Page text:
By Tambay A. Obenson | Shadow and Act November 5, 2012 at 3:08PM
Here's the 2nd of 8 BBC Storyville Why Poverty? projects - an initiative that was announced almost a month ago that will see a set of 8 ground-breaking international documentaries screening in November in 180 countries, that will explore why, in the 21st century, 1 billion people still live in poverty.
Titled Stealing Africa, and directed by Christoffer Guldbrandsen, the film's synopsis reads:
Rüschlikon is a village in Switzerland with a very low tax rate and very wealthy residents. But it receives more tax revenue than it can use. This is largely thanks to one resident - Ivan Glasenberg, CEO of Glencore, whose copper mines in Zambia are not generating a large bounty tax revenue for the Zambians. Zambia has the 3rd largest copper reserves in the world, but 60% of the population live on less than $1 a day and 80% are unemployed. Based on original research into public documents, the film describes the tax system employed by multinational companies in Africa.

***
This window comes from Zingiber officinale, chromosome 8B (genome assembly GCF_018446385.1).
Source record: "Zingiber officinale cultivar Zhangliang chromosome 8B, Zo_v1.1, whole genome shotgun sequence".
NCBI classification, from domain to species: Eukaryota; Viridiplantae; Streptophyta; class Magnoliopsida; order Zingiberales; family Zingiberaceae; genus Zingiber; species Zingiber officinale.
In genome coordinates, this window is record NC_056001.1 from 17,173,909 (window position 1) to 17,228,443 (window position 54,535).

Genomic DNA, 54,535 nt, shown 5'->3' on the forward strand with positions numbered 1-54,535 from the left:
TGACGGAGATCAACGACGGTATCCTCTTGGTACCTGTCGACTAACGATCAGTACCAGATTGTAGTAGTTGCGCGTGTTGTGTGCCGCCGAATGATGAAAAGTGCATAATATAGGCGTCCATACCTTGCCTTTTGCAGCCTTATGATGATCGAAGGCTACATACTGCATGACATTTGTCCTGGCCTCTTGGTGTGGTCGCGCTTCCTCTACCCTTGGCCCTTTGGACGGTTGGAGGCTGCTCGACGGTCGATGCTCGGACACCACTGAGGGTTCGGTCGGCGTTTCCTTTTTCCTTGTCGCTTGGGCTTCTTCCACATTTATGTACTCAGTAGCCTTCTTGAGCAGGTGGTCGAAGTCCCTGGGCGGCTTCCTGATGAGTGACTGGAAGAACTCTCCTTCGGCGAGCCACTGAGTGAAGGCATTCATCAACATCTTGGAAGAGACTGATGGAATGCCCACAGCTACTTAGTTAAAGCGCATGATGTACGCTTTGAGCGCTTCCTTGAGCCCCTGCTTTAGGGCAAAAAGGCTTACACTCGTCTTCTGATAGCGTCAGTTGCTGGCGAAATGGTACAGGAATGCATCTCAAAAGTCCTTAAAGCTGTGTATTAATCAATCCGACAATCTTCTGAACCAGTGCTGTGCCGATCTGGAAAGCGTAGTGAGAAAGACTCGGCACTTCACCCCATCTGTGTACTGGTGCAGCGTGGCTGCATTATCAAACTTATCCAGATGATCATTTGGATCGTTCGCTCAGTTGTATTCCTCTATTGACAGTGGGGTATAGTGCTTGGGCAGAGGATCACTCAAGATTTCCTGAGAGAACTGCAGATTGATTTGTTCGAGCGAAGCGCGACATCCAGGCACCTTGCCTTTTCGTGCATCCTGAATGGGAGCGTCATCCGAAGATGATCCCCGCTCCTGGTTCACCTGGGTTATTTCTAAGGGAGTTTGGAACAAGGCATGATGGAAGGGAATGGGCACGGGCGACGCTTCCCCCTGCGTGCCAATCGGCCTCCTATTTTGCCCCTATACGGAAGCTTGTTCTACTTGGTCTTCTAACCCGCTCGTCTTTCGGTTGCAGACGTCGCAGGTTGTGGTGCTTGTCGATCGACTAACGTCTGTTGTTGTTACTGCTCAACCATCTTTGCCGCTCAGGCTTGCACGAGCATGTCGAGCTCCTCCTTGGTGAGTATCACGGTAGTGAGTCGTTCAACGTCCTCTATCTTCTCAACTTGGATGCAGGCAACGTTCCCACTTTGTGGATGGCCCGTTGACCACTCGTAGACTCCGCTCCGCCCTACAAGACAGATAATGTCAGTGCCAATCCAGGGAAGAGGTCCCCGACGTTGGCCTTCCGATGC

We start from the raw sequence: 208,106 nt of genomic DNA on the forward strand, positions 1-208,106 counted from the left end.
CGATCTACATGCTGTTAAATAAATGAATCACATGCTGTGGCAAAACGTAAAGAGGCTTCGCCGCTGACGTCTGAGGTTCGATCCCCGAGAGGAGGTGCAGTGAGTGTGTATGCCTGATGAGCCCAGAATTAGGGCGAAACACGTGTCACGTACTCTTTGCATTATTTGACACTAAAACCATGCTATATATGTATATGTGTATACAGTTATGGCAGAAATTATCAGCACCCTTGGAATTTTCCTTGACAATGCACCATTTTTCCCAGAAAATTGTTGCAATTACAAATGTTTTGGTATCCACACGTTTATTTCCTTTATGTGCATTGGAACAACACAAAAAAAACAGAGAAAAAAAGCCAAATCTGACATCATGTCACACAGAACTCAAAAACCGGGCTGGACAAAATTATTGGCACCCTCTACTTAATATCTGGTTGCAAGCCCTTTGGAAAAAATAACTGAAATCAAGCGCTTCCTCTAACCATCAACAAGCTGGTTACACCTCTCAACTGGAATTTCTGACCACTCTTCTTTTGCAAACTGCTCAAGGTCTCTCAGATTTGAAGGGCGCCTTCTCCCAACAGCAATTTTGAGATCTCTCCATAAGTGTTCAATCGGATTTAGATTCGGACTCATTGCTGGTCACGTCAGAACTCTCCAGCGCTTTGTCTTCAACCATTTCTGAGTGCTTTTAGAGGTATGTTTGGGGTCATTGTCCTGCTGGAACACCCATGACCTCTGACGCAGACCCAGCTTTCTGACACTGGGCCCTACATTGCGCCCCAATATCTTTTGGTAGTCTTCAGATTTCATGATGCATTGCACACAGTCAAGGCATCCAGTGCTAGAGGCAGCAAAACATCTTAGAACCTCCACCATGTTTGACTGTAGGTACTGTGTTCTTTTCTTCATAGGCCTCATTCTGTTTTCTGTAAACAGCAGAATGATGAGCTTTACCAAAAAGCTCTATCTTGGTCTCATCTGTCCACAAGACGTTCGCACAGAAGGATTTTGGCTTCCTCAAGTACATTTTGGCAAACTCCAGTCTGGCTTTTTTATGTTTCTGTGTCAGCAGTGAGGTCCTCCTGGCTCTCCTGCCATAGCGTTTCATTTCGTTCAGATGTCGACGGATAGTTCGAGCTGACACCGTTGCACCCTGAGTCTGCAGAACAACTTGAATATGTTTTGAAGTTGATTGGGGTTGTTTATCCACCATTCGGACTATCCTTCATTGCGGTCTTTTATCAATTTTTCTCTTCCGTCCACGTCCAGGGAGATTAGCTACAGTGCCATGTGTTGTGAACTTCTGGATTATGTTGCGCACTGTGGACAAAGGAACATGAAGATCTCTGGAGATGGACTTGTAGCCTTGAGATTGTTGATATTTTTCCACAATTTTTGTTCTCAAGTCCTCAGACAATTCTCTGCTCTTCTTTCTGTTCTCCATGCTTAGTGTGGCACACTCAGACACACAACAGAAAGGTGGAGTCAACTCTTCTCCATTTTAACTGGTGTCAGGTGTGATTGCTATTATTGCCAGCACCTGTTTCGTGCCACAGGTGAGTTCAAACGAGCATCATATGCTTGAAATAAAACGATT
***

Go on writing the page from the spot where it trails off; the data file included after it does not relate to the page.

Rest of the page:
A familiar tale - one that's been at the center of several films we've profiled on this site. In some cases, words like "rebels" and "pirates" are used to describe those who rise up in defiance, and challenge this kind of exploitation of their land, minerals and fellow citizens.
Airing in the last week of November, more than 70 broadcasters throughout the world, covering more than 180 countries will join in putting poverty firmly on the global agenda. The lot of films are expected to reach around 500-800 million people worldwide. The films are produced in partnership with The Open University.
This initiative's initial announcement came the day after the International Day for the Eradication of Poverty, which fell on October 17th.
Here's the trailer for Stealing Africa: